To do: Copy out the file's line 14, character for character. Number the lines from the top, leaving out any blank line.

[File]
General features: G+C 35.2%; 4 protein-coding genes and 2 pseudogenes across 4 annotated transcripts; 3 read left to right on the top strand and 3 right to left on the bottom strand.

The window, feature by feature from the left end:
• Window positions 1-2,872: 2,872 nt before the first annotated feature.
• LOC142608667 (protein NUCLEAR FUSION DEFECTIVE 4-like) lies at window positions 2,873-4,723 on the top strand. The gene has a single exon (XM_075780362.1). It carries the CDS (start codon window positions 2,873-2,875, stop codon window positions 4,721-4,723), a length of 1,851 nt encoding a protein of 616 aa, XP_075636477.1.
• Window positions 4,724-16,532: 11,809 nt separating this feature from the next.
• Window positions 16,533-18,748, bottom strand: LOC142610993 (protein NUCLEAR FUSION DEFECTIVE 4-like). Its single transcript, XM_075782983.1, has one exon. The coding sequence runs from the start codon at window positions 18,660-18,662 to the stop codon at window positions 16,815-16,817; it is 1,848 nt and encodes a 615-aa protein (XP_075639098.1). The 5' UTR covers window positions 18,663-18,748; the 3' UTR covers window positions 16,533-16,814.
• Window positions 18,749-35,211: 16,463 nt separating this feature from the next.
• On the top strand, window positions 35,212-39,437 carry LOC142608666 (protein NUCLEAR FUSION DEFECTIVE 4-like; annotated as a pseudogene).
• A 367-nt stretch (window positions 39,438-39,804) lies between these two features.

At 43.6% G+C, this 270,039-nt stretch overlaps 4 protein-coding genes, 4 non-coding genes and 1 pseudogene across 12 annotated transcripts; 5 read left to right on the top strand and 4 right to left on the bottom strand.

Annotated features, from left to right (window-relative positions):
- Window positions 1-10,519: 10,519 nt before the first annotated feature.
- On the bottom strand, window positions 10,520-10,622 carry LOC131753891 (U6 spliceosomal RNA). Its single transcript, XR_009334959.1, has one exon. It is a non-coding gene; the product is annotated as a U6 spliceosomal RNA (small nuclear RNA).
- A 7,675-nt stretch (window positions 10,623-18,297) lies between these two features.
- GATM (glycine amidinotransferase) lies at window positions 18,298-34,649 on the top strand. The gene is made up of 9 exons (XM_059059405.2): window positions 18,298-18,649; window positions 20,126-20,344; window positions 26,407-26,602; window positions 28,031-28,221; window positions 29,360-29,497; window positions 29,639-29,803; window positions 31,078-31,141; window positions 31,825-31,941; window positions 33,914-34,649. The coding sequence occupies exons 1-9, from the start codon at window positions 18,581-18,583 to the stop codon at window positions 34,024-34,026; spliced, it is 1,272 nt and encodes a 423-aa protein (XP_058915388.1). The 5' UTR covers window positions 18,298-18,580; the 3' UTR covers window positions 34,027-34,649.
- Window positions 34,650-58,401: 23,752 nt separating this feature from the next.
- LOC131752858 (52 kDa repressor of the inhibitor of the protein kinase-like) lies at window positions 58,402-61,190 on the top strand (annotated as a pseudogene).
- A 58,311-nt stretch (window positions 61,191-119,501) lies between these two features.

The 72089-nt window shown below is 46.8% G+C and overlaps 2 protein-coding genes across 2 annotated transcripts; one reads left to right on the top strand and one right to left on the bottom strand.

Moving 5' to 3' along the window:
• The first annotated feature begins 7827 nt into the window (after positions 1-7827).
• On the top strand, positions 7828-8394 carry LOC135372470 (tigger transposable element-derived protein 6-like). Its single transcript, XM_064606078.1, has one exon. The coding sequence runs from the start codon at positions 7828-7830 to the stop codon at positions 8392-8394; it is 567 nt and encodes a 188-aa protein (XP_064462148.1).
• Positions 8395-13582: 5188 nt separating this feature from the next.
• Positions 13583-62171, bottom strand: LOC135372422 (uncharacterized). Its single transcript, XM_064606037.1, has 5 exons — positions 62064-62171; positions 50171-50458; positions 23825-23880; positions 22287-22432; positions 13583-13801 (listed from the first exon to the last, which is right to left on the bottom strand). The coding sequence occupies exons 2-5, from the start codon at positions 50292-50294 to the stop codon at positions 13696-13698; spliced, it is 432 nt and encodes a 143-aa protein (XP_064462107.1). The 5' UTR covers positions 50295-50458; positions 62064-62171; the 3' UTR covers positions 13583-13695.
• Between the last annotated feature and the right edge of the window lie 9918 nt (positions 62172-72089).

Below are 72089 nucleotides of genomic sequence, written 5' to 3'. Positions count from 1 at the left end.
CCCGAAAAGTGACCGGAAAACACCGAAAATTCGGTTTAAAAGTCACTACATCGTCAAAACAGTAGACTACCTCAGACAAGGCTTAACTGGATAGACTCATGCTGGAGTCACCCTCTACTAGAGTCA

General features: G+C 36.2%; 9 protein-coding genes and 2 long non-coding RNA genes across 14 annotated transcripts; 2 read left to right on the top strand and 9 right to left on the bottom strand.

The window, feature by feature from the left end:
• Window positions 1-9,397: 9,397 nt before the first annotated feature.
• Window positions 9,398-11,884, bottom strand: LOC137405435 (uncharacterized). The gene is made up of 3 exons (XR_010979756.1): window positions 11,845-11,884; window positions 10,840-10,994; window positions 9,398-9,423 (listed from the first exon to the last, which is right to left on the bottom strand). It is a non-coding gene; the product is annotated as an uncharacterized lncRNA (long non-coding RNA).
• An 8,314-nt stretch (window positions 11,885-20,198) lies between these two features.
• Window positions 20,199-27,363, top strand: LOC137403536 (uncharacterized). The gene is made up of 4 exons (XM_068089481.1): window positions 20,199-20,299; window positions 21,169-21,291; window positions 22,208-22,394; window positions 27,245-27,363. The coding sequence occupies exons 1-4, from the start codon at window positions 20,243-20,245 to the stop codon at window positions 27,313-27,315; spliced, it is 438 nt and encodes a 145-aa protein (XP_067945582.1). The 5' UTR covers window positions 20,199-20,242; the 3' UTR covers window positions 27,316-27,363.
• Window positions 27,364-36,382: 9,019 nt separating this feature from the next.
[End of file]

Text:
- A 7,675-nt stretch (window positions 10,623-18,297) lies between these two features.